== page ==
Landlords Beware! – a reminder of landlord obligations under the Local Government Reform Act
Section 32 of the Local Government Reform Act 2014 (the “2014 Act”) was enacted on 1 July 2014 and applies to all sales/leases closing on or after 1 July 2014.
Section 32 of the 2014 Act introduces two important amendments to the law. Firstly, it has the effect that new tenants of rateable property are no longer automatically liable for rates arrears of the previous tenant and instead, rates must be discharged by the outgoing tenant. Secondly, it introduces a new notification obligation on an owner or landlord of rateable property where there has been a transfer of any interest in that property and imposes a penalty where there is a failure to notify and the rates are not discharged by the outgoing tenant. These amendments will have a significant impact in the commercial property sector, particularly on landlords and receivers.
Prior to the enactment of the 2014 Act, subsequent occupiers, which would include landlords as they would be deemed entitled to occupy, were liable to pay rates arrears of the previous occupant.
The usual practice was that rates were recoverable from subsequent occupiers in amounts of up to two years’ arrears. Section 32(2) (b) now provides that, if there is a pre-existing liability to pay rates on the part of “the person transferring the property being either the occupier or the owner”, that person must now pay those rates “at the date of the transfer”.
Section 32(2)(a) provides that the existing owner, where there is a change of rated occupier—whether or not the owner is in occupation or indeed aware of an assignment or its actual date—must provide written notification of the transfer to the rating authority within two weeks of the transfer date. Notification is in the form of a “Section 32 Declaration” submitted by the owner of the rateable property which is now a legal obligation. Failure to comply will result in penalties for the owner of the rateable property equating to a maximum of 2 years worth of rates.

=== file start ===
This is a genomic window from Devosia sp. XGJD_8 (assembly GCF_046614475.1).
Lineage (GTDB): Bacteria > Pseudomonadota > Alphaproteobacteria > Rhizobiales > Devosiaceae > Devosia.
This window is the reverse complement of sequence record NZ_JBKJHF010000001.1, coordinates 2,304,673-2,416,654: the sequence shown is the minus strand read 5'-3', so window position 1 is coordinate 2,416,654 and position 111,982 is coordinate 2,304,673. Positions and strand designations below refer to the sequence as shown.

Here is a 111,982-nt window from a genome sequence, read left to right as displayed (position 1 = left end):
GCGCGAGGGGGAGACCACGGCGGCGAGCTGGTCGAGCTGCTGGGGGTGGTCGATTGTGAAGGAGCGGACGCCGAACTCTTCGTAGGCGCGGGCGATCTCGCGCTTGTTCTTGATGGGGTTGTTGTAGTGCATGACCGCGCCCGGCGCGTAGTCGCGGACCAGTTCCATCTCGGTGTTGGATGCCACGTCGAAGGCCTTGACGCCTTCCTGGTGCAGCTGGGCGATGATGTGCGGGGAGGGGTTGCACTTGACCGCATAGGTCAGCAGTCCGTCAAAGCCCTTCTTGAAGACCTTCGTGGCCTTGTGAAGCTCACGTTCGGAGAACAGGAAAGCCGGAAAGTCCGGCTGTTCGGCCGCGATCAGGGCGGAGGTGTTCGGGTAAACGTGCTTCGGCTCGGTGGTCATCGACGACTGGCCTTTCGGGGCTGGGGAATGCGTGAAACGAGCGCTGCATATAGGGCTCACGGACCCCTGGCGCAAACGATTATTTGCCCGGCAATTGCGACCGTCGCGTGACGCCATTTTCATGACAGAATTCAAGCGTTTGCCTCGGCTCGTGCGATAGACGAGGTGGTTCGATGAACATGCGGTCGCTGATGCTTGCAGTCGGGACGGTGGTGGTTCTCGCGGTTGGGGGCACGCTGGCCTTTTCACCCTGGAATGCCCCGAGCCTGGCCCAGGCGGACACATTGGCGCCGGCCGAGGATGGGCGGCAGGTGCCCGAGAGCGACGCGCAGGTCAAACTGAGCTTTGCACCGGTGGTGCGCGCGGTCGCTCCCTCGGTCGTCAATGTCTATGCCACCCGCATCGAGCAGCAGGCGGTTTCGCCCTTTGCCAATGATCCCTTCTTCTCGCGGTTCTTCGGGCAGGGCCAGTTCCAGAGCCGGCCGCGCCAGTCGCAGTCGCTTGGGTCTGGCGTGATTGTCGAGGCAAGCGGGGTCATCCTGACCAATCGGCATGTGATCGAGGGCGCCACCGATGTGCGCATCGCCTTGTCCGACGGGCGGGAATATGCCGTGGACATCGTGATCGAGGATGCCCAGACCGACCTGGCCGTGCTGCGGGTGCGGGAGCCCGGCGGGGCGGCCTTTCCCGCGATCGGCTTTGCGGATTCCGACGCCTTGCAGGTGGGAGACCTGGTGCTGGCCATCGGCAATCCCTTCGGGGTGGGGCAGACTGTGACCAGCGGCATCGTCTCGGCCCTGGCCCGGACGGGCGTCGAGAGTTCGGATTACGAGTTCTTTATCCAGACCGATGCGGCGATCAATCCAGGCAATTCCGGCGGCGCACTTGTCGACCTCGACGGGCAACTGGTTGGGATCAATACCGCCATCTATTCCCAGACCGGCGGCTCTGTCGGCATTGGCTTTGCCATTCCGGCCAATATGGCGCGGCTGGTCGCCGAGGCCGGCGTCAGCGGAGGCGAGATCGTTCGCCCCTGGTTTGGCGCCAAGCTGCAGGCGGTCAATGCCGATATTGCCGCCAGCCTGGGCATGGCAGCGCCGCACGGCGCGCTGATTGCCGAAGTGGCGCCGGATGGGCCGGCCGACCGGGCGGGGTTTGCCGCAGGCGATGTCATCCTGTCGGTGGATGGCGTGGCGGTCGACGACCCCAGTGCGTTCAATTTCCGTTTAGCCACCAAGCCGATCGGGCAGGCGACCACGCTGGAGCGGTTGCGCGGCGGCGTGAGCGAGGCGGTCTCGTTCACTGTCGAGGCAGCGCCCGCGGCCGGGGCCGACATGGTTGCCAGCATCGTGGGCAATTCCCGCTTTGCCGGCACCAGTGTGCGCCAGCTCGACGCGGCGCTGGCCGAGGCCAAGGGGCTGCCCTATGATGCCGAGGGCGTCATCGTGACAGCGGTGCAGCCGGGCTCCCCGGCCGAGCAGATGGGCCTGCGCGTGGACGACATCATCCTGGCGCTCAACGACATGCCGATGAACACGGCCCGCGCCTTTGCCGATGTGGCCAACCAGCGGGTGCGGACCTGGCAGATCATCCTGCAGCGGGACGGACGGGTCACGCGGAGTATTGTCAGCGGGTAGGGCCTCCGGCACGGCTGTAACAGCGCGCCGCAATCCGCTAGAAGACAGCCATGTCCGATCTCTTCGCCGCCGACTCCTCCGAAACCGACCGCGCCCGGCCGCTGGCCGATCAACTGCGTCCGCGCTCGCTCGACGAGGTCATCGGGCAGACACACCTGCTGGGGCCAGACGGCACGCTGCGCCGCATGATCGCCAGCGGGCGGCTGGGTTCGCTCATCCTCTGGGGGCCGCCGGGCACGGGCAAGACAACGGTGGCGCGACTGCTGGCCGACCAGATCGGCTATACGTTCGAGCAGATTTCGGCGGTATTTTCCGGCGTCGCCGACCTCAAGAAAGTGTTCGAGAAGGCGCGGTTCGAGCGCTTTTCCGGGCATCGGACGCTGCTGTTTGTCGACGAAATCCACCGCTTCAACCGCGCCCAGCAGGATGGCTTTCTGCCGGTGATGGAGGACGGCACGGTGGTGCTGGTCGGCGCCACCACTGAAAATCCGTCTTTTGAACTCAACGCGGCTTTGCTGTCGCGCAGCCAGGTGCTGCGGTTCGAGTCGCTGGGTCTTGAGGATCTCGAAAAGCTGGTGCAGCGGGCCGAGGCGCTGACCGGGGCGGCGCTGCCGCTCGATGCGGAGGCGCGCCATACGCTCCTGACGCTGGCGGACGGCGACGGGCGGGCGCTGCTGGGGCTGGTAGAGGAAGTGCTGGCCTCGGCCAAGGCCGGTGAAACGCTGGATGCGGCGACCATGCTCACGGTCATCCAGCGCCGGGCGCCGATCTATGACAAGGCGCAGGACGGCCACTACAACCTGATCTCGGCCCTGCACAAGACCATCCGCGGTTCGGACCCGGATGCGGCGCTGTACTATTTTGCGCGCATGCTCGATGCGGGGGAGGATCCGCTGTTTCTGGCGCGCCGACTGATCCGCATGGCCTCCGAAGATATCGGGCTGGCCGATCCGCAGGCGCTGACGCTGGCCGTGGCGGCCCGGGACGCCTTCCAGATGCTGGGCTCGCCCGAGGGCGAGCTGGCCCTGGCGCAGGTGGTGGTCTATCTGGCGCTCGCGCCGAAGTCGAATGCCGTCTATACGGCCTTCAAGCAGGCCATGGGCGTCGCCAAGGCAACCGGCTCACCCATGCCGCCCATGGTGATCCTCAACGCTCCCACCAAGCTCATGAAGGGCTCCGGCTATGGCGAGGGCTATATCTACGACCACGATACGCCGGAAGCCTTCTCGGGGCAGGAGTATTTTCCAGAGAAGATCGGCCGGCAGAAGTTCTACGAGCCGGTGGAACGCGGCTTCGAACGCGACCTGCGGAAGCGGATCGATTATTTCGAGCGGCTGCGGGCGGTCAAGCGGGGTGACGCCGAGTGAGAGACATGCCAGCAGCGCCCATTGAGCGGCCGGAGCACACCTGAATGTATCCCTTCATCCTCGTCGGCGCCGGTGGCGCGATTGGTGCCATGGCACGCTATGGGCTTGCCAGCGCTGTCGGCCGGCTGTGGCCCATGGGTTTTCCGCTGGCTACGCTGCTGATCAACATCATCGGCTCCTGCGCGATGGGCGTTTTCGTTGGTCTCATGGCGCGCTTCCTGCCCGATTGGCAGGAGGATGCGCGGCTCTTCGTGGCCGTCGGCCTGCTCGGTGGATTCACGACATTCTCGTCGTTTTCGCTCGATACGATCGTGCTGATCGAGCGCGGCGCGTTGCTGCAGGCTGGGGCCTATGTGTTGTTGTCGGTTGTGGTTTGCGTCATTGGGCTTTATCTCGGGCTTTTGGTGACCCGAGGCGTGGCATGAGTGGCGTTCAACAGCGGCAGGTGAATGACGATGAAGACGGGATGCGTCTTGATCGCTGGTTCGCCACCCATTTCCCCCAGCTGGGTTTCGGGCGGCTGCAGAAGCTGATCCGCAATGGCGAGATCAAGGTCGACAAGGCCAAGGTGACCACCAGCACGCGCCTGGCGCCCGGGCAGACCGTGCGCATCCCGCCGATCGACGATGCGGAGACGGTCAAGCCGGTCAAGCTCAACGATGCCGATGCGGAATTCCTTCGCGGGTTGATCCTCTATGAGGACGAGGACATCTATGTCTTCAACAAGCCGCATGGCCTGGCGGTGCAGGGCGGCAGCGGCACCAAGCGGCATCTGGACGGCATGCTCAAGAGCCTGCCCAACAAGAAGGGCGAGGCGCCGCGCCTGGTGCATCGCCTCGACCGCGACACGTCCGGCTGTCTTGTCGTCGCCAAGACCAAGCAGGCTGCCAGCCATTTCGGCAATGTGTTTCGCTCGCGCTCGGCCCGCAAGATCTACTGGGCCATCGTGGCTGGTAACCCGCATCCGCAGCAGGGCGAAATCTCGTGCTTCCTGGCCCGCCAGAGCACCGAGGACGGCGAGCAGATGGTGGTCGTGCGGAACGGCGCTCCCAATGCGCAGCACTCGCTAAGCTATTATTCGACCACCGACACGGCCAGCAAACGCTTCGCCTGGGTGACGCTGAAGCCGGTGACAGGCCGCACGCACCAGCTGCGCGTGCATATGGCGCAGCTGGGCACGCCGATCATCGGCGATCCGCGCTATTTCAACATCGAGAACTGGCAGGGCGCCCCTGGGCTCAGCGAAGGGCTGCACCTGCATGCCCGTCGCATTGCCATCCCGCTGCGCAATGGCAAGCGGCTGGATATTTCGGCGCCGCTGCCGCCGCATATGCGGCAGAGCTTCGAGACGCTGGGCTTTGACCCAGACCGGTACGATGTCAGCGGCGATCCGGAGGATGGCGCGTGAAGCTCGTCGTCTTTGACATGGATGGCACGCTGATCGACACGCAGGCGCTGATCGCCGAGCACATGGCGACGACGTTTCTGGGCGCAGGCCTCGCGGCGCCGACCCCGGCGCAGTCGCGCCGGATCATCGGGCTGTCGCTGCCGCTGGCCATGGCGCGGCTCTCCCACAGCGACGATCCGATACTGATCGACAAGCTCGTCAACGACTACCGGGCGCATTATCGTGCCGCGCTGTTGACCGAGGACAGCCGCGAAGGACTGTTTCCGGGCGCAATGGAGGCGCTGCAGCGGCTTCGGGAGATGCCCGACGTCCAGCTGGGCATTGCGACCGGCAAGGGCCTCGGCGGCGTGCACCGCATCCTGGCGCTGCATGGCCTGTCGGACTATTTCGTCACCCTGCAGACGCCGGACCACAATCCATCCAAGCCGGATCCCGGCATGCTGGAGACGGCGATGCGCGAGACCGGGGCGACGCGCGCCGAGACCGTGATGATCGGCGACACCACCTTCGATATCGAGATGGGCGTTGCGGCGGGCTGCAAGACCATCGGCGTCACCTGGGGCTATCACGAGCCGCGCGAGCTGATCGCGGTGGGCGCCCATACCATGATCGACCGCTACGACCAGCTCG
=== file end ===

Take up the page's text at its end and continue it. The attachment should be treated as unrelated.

It is also important to note that, where the arrears are owed by the owner—as opposed to a mere occupier—the liability becomes a charge on the property, likewise the penalty. Section 32(3) provides that rates due by an owner “shall remain a charge on the relevant property” which, as against a good-faith purchaser for value, may last for up to 12 years.
The notification obligation gives rise to practical problems as an owner landlord is not usually represented at completion of an assignment. Pursuant to Section 32(4), failing discharge of rates and timely notification, the owner becomes “liable for a charge equivalent to no more than two years of the outstanding rates”. For an owner-occupier, this liability is in addition to the existing liability to pay rates. This will also be particularly problematic for the owner landlord if an assignment or sublease is arranged without his or her knowledge (and therefore he or she has not had a chance to make the notification), becoming personally liable for a charge under Section 32(4) (of an unknown value) if the tenant’s rates arrears are unpaid.
Needless to say, with the introduction of these new punitive changes landlords should be aware of the added risk of consenting to an assignment unless the outgoing tenant provides evidence that all rates have been paid up to date.